Bill Bonner

About the Author Bill Bonner

Bill Bonner founded Agora Inc. in 1978. It has grown into one of the largest independent newsletter publishing companies in the world. Bill has also co-written two New York Times bestselling books, Financial Reckoning Day and Empire of Debt. He has written a daily financial column since 1999. His Diary of a Rogue Economist is your gateway to Bill’s decades of accrued knowledge about history, politics, society, finance and economics. Sometimes funny, sometimes frightening – but always entertaining and packed with useful insight, Diary of a Rogue Economist can help you make sense of the complex world we live in today. Editor's Note: If you enjoyed Bill’s article, sign up for the Diary of a Rogue Economist and get his special report, "The One Secret You Must Know to Be Successful". LINK:

Fed’s “Doom Loop” Locks Us On Course for Another Crisis

We’ve seen at least three articles explaining why the Fed failed to increase interest rates last Thursday.

One says Goldman Sachs is calling the shots now, another says China has the Fed under its thumb, still another claims the Fed is a victim of its own policies and is now stuck in a “doom loop”.

All of them are right.

All of the powers that be – including the Fed – want the party to continue. All know that if the Fed starts going around and turning off the lights and unplugging the music, the party is over.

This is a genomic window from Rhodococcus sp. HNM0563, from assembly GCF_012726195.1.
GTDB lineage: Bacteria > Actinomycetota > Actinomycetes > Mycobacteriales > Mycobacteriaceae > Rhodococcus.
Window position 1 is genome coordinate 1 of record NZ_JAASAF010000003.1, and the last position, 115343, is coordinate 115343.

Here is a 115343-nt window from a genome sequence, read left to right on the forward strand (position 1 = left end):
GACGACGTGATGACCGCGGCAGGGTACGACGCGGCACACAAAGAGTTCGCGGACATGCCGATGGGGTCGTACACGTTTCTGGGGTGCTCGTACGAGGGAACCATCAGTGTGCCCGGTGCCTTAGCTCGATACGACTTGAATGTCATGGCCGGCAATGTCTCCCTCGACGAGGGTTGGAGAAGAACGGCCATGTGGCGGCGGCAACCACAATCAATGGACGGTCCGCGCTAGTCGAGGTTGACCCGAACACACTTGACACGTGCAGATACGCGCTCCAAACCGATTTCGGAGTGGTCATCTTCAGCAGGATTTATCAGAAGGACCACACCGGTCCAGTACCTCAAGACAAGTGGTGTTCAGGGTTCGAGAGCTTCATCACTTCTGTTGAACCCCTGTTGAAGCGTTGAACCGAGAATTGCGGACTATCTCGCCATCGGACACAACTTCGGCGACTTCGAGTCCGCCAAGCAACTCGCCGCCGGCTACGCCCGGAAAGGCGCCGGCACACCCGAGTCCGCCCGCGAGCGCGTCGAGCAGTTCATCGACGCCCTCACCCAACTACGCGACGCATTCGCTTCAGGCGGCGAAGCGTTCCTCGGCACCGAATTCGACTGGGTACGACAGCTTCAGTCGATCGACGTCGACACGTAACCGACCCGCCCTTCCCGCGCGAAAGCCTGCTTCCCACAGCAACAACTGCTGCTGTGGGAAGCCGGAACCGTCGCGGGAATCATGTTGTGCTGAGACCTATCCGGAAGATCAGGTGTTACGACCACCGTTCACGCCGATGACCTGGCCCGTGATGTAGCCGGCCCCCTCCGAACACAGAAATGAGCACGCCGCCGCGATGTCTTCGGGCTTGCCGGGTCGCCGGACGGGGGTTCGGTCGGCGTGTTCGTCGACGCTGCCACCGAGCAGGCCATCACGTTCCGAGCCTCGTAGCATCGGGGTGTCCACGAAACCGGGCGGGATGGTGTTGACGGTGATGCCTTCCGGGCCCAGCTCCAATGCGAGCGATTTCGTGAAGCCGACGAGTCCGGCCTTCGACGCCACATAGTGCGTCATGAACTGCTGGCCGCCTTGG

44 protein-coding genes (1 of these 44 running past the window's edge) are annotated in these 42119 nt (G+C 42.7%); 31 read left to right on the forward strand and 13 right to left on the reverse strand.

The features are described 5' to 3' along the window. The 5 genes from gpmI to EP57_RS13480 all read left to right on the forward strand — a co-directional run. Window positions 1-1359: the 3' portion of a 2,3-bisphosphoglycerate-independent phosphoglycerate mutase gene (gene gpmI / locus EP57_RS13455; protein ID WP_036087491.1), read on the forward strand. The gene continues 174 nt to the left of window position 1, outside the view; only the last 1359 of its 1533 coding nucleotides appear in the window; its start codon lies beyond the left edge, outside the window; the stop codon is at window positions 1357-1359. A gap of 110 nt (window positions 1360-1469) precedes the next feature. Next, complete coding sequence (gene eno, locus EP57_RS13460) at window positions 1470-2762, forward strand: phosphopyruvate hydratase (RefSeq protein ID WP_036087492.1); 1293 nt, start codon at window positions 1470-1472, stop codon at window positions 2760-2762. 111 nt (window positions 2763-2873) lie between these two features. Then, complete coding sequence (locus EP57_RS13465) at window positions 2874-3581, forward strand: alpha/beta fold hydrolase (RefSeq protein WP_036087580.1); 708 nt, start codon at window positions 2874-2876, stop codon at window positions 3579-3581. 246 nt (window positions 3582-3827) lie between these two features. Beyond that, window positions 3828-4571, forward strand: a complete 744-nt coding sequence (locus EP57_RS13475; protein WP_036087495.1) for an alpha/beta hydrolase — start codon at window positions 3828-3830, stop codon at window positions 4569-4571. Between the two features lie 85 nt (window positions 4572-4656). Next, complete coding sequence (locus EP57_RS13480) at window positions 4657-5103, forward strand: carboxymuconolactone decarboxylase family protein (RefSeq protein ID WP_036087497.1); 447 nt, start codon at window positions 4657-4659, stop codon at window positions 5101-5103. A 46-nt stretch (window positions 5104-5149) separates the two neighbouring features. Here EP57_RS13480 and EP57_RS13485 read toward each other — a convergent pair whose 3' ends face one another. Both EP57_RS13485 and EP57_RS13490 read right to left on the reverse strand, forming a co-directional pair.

Too Much of a Good Thing

As we tried to understand in our recent book, Hormegeddon: How Too Much of a Good Thing Leads to Disaster.

Public policies create their own support. When they’re big enough, and go on for long enough, they become unstoppable.

Yesterday, the Dow rose by 125 points, recovering just under half of Friday’s losses.

But the bigger picture shows a stock market cut off from reality –pretending to “party on” while desperately trying to ignore that the rest of the revelers have gone home.

A report in the Financial Times on a conversation with hedge fund manager John Burbank of Passport Capital begins:

The world economy is locked on a course toward an emerging markets crisis and a renewed slowdown in the U.S., despite the Federal Reserve’s decision last week to hold off on a rise in rates.

China, the world’s No. 2 economy, has already seen its stock market lose more than 40% of its value.

Japan, the world’s No. 3 economy, was supposed to be doing the funky chicken by now, revived from its funk by Prime Minister Shinzō Abe and a long line of prominent economic advisors, including Paul Krugman.

Under Abe, Japan has done “whatever it takes” to get its economy moving ahead. But whatever it did was not whatever it needed. Instead of racing ahead, Japan seems to be in its own permanent doom loop.

And Europe?

As of last year, at least, the European Union had a larger economy than the U.S. But now, Europe, too, is in a slump. At least that is what we gathered from listening in on a conversation over dinner last night.


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